• How does your school use data to help track the performance of its Pasifika students? How do you use the data? Is your use of the data effective in increasing their achievement patterns? Do you have a long-term focus?
  • Do you use data on Pasifika student achievement to track your performance and improve your teaching? If so, how? If not, why not?
  • What are the benefits of collecting data? Give an example of changing your practice in response to data you have collected on the achievement of your Pasifika students.
  • How would you describe the level of achievement among Pasifika students at your school? Has this always been the case? What kinds of initiatives have been undertaken? Have these worked? How do you know?

Transcript

Print

Transcript

Tone Kolose
I think going through that process of understanding, looking at your data, pulling it to bits um looking at cohorts and looking at students who are doing well, those students who are not doing well, but trying to find strategies in terms of what can we do to push those students that we say that the data informs our next lot of practice.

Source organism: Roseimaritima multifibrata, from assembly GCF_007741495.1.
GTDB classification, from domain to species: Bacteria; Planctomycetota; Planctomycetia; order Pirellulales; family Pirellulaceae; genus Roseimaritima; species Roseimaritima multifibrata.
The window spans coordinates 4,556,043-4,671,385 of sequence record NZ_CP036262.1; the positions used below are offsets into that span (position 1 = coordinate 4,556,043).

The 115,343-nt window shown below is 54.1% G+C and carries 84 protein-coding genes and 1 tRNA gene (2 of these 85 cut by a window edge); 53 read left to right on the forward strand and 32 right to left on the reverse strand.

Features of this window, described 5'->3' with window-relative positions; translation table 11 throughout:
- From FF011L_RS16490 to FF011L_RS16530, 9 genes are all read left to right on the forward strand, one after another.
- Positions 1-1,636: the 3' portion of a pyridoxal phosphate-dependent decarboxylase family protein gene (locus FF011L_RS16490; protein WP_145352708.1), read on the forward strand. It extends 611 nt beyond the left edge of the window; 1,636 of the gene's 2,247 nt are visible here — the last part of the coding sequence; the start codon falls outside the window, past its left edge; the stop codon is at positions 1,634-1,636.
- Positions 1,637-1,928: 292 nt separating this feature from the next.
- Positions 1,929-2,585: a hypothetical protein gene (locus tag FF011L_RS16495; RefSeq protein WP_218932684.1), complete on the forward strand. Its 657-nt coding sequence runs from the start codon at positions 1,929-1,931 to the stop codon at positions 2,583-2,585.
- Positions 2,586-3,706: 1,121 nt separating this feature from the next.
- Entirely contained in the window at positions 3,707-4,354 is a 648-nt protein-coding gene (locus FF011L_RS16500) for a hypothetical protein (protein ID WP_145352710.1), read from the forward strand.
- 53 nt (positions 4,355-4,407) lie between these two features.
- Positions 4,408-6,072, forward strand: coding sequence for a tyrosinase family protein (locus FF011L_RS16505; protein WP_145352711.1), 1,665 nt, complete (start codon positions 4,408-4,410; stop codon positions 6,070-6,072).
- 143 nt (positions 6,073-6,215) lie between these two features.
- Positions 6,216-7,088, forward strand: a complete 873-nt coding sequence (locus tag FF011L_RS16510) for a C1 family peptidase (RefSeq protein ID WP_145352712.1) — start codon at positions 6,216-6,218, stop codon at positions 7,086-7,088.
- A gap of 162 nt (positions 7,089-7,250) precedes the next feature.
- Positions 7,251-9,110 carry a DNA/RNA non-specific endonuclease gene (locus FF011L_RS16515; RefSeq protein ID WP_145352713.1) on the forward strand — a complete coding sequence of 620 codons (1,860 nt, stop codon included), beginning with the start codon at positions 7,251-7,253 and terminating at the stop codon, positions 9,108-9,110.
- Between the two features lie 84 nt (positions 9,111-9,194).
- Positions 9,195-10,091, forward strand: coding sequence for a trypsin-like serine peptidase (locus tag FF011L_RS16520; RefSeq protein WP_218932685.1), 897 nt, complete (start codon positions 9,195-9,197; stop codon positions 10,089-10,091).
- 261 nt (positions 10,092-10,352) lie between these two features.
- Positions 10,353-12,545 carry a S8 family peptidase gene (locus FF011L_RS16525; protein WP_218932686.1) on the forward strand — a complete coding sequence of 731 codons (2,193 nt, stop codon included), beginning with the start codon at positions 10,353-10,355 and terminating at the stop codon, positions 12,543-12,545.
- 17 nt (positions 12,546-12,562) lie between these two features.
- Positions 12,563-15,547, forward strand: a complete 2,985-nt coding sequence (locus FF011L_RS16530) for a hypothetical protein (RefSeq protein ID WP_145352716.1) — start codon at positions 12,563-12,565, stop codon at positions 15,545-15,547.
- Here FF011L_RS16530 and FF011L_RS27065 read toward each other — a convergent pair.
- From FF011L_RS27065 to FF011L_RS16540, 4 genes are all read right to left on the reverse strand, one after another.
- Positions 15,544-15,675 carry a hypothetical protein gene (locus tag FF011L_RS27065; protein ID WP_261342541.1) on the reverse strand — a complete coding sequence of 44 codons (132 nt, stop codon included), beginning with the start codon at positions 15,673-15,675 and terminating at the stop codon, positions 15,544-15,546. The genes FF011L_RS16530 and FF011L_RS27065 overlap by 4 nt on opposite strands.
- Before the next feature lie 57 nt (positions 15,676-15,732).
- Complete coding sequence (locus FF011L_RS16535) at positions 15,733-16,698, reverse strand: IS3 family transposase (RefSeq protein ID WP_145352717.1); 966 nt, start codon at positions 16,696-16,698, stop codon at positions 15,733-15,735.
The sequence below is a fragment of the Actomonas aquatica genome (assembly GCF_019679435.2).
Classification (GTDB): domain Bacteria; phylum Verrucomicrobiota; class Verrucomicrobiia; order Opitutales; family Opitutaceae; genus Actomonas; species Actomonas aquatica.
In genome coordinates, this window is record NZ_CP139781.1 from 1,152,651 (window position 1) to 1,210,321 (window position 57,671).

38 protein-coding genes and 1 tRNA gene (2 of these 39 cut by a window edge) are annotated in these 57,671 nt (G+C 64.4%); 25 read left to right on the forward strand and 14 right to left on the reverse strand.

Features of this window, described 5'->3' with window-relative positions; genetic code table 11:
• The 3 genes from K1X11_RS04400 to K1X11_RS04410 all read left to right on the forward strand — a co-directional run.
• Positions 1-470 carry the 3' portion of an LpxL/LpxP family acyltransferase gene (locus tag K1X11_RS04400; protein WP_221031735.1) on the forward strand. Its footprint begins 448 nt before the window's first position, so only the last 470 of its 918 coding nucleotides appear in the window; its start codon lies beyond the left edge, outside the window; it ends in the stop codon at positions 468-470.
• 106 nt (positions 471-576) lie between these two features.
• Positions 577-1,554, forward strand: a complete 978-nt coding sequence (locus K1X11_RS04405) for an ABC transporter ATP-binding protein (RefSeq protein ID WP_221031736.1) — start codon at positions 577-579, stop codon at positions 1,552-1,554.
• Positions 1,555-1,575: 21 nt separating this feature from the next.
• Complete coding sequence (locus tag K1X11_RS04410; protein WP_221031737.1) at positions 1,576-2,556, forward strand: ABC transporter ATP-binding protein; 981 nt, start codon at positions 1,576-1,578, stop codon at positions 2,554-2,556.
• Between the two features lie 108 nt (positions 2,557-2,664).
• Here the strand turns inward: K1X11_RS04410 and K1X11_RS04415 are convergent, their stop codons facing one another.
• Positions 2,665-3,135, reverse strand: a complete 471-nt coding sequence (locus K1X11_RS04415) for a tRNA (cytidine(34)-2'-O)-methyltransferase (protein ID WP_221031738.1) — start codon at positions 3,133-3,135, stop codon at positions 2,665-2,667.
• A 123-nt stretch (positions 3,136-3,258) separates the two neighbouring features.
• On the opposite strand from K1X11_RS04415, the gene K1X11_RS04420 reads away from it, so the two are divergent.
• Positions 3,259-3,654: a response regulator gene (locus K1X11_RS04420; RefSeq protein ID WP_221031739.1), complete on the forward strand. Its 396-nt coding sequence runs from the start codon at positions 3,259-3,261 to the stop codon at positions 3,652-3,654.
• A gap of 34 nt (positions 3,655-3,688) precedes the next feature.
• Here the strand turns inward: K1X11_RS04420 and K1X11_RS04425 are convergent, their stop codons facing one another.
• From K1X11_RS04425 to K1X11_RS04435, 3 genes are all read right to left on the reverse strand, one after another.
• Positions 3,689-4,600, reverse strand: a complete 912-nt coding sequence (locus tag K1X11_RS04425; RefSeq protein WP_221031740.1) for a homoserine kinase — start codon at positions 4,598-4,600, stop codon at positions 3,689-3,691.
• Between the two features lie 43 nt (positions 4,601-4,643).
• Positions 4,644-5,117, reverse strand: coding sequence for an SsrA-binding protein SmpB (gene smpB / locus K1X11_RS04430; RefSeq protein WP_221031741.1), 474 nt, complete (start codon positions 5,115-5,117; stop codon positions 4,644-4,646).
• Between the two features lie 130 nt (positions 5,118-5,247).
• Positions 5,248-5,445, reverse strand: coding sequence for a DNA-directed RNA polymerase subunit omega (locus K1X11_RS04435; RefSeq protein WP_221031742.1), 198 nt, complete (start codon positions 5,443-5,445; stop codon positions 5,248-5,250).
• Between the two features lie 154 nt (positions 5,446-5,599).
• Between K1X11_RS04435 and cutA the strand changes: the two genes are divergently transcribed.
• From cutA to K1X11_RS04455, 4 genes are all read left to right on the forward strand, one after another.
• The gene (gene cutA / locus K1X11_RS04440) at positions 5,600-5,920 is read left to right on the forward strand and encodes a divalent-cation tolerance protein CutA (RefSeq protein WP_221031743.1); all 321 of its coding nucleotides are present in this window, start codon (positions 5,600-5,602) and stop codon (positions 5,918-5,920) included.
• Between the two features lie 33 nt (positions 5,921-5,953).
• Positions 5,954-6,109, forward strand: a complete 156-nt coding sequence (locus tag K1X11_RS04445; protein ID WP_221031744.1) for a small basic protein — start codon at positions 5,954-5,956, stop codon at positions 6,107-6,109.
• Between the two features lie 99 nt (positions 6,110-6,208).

Lynne Van Etten
I think that we’re always looking at data in the PSCPL project that we’re involved in we had the data which we collected at the beginning for a group of students, and now we can analyse that as they’ve moved through the school and that's been really positive.

Tom Brown
We use data an awful lot, we use the asTTle test in the beginning, we use a PAT on reading. We use that information to inform us of the students’ general ability. It's not specific and it shouldn't be taken as being specific but it gives a general indicator.

Lynne Van Etten
It's great for the teachers to see actually the shifts that they make with the students learning from one year to the next. So it's really reaffirming for the staff to see the changes that they can make.
Actuality – Staff meeting

Don Biltcliffe